The ground game has gobbled up more than 300 yards in each of the first two contests, and Karekin Brooks (filling in for injured Tre Solomon) has been near unstoppable, averaging 10.5 yards on 39 carries with five touchdowns. As a team, Penn is picking up nearly eight yards on every running play.
We haven’t even discussed preseason All-American wide receiver Justin Watson and his 235 yards on 14 catches with three touchdowns. Christian Pearson is a deep threat, averaging over 30 yards on his four grabs.
The defense is headed up by Nick Miller, last week’s Ivy League Defensive Player of the Week after recording 10 tackles with a sack, interception, forced fumble and fumble recovery. He and Colton Moskal were both on the All-Ivy Second Team a year ago, giving the Quakers an exceptional linebacking tandem.
The secondary struggled to defend Lehigh’s passing attack, yielding 444 yards through the air. But a pair of interceptions proved to be the difference in the game, both of which led to touchdowns in the second quarter. Cornerback Conor O’Brien joined Miller with a pick and is one of two Penn cover men with two passes defended this season.
Penn has attempted just one field goal, a 39-yarder that was off the mark, but has converted all 15 PATs. Hunter Kelley has been called on just six times to punt, averaging 37.3 yards with a long of 56. And Isaiah Malcome is the return specialist on both kickoffs and punts, ranking fourth in the league in return average in both categories.
Ray Priore enters this game with a 17-5 record in his third year at the helm of the Quakers. He earned the Ivy League Coach of the Year award in 2015 by leading Penn to a share of the conference crown, then guided his squad to another title last year, tying Princeton for the league lead. This is his 31st season on the Penn staff, helping secure 10 Ivy titles in 28 seasons as an assistant, including his last 16 as the defensive coordinator and secondary coach.
This game is being televised nationally on NBC Sports Network (also available on the NBC Sports App), and there was a time when that would have been a bad omen for the Big Green. Starting late in the 1999 season through early in the 2013 campaign, Dartmouth played in a televised game 32 times, going a woeful 4-28. But since a 20-13 homecoming victory over Yale in 2013, the Green have gone 9-6 when on TV, though they have dropped their last four. When on NBC Sports Network, Dartmouth is 3-4, alternating wins and losses along the way. The last Big Green appearance on the network was one year ago in the loss to Penn … you connect the dots. A complete listing of televised games is on page six of these notes.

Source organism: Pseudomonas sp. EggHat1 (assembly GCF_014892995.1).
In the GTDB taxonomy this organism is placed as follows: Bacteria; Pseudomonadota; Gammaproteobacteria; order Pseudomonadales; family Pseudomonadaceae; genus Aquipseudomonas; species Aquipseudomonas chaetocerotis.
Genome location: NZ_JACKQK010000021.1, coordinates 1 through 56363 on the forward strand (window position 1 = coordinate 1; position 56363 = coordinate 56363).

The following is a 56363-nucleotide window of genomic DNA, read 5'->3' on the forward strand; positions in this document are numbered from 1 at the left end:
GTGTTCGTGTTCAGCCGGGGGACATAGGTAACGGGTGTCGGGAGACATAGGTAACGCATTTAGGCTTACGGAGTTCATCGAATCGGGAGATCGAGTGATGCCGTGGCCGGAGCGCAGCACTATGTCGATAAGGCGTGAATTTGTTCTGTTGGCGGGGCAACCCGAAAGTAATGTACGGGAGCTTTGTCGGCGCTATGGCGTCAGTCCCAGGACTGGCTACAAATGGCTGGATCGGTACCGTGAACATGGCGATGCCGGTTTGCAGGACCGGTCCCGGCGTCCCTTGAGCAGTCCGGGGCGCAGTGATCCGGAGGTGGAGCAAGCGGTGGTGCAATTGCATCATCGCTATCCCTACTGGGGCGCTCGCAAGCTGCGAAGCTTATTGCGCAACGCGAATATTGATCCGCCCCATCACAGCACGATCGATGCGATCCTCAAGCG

Nine Straight Non-League Wins
With the 27-26 win over No. 25 Holy Cross, Dartmouth has now won its last nine non-conference games dating back to the 2014 season, beginning with a 24-21 victory over the Crusaders. This streak matches the longest the Big Green have had since Ivy League play began in 1956 — a nine-game streak spanning the 1962-66 seasons.
Special Teams Player of the Week
While it wasn’t the first time that senior Jeremiah Douchee had blocked two kicks in one game, it was the first time those blocks earned him the Special Teams Player of the Week, and not just from the Ivy League office, but from STATS as well for all of the FCS. His block of a 32-yard field goal attempt with 6:09 left in the fourth quarter against Holy Cross held Dartmouth’s advantage at six points, while his PAT block in the final seconds of regulation preserved a tie and forced overtime, giving him five blocks in his career. The last national player of the week for the Big Green was Isiah Swann who took home rookie honors last year, while the last Ivy Special Teams Player of the Week was Charlie Miller ’17 last year. Both Swann and Miller won their honors after a 20-17 win over Towson.
Overdue in Overtime